Bizcoach, Small Business Ideas. Profit drivers.
What are the Profit Drivers to your Business.
One of the toughest challenges smaller companies face is learning how to manage their financial performance. Entrepreneurs often think that great financial results just "happen," but that is seldom the case. Companies do get lucky sometimes, but success usually comes to those who are willing to roll up their sleeves and do the hard yards. Companies like GE, Dell and Ebay achieve consistent profitability because they know the critical factors that drive their profitability and work relentlessly on those areas of the business. Following is a list of the key profit drivers for most companies and an explanation of why one driver in particular (price) is far more important than all the others.
Key Profit Drivers
For most businesses, there are four major profit drivers: 1) price, 2) variable costs (i.e. those costs that vary in direct proportion to revenue, typically represented by cost of sales), 3) fixed costs (or overhead), and 4) sales volume. In other words, these are the underlying issues that directly determine your company's financial performance. If you want to increase profitability, then you have to work on these areas.
The Importance of Price
Which leads to an interesting question: do all of these drivers have the same impact on profit? Without getting into too much detail, the simple answer is: no. In fact, price will always have an impact that is two or three times greater than any of the other drivers. The reason for this is quite straightforward: an increase in price has the greatest impact because every additional dollar goes straight to profit. By comparison, an increase in sales volume will be accompanied by an increase in variable costs, so the gain will be smaller. A decrease in variable costs will increase the margin but will not increase overall revenue. Finally, a reduction in fixed costs (i.e. overhead) has no impact on revenue and therefore will always have the smallest impact of all.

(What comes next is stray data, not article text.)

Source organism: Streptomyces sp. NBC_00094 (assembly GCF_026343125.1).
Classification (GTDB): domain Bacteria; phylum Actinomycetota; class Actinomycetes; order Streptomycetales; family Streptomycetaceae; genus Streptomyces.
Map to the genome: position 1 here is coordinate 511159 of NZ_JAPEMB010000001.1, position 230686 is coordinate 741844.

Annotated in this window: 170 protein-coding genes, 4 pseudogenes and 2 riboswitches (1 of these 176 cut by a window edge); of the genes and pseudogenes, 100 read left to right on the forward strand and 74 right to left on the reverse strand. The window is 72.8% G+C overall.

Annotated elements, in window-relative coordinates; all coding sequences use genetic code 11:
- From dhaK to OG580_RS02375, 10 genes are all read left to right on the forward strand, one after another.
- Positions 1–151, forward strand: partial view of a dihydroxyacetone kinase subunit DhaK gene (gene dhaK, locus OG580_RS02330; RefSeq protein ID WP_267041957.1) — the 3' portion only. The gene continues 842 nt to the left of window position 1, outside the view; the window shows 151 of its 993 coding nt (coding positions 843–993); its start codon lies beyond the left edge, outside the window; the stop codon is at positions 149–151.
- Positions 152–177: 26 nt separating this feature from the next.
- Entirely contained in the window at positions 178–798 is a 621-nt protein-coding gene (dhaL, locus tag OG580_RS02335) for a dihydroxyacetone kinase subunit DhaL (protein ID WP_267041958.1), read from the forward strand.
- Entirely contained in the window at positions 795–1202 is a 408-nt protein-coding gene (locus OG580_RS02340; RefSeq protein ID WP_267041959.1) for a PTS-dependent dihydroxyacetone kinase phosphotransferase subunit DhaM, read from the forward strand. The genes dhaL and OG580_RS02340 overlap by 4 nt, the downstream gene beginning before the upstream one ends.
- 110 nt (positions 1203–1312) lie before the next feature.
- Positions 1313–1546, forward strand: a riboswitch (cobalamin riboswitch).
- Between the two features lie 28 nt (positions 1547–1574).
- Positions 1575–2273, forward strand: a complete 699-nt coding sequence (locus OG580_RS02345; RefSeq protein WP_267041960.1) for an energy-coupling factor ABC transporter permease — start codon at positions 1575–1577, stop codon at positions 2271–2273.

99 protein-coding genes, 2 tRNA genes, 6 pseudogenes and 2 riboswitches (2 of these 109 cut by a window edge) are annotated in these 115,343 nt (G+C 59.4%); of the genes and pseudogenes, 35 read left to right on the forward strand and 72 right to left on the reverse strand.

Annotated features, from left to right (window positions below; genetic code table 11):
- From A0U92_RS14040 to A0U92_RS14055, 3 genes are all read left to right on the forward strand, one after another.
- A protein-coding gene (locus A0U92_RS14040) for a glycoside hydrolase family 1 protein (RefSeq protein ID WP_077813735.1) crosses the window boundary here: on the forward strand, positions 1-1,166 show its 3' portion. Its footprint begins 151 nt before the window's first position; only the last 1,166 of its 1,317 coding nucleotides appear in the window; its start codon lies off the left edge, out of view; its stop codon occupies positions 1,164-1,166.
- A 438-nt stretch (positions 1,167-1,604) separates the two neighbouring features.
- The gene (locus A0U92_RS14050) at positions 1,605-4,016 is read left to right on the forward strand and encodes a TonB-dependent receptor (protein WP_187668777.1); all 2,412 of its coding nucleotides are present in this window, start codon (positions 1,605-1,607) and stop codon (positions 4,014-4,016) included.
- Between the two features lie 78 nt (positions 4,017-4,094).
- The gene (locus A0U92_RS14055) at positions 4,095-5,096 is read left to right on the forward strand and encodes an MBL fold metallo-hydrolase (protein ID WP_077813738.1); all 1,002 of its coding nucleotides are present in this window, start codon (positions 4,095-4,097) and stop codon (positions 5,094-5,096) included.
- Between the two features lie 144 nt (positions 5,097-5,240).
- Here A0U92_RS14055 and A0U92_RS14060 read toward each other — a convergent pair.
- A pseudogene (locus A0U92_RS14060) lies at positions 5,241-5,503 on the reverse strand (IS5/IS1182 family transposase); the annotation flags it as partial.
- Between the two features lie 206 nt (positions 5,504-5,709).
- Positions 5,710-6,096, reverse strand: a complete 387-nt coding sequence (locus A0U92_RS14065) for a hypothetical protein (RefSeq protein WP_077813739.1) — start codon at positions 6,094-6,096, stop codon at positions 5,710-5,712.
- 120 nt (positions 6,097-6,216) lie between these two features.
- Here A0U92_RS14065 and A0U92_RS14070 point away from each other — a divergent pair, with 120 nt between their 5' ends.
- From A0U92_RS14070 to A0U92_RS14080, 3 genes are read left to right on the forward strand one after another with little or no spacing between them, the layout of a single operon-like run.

Two Classic Mistakes
The strategic implications of this analysis are very important. Many business people are preoccupied with getting more revenue, often from new customers. However, they often pay little regard to the customers they already have and usually adopt the view that price is something over which they have very little control because of competitive pressure (classic mistake #1). They also believe that reducing costs is the most effective way to building a profitable business (classic mistake #2).
This is absolutely the wrong way to run a business. Even though it makes intuitive sense that cutting costs leads to improved profitability, there is a big qualifier to this. If a cost is necessary for you to do business (for example, customer service costs), then reducing it may reduce your capacity to do business. Furthermore, the costs that can be reduced most easily are usually those of a "discretionary" nature, and these tend to be the ones geared toward building the future of your business (marketing, team training, R&D, etc.).
As far as pricing is concerned, you might be thinking to yourself: "That's all well and good in theory but if I increase my prices, how much business would I lose?" That's a good question but a far better one is, "How many customers could I lose and still make the same amount of profit?" The answer might surprise you. For example, it is entirely possible that a company could raise its prices by 10%, lose 25% of its customers, and actually make more profit. In other words, the company could lose a quarter of its customers and still be better off. Furthermore, if that were to happen, which customers do you think the company might lose? We suspect that it might be those customers who are most price-sensitive and cause the greatest amount of stress for you your team.
The bottom line is this: far and away the most effective strategy for maximizing your company's profit is to aggressively price your products or services, elect to deal only with those customers who see the value that you deliver to them, and not allow price-sensitive customers or competitors dictate your company's pricing strategy across the board. At the end of the day, profitability is the only measure of success. Revenue does not pay the bills or give you the resources you need to grow- that comes from profit.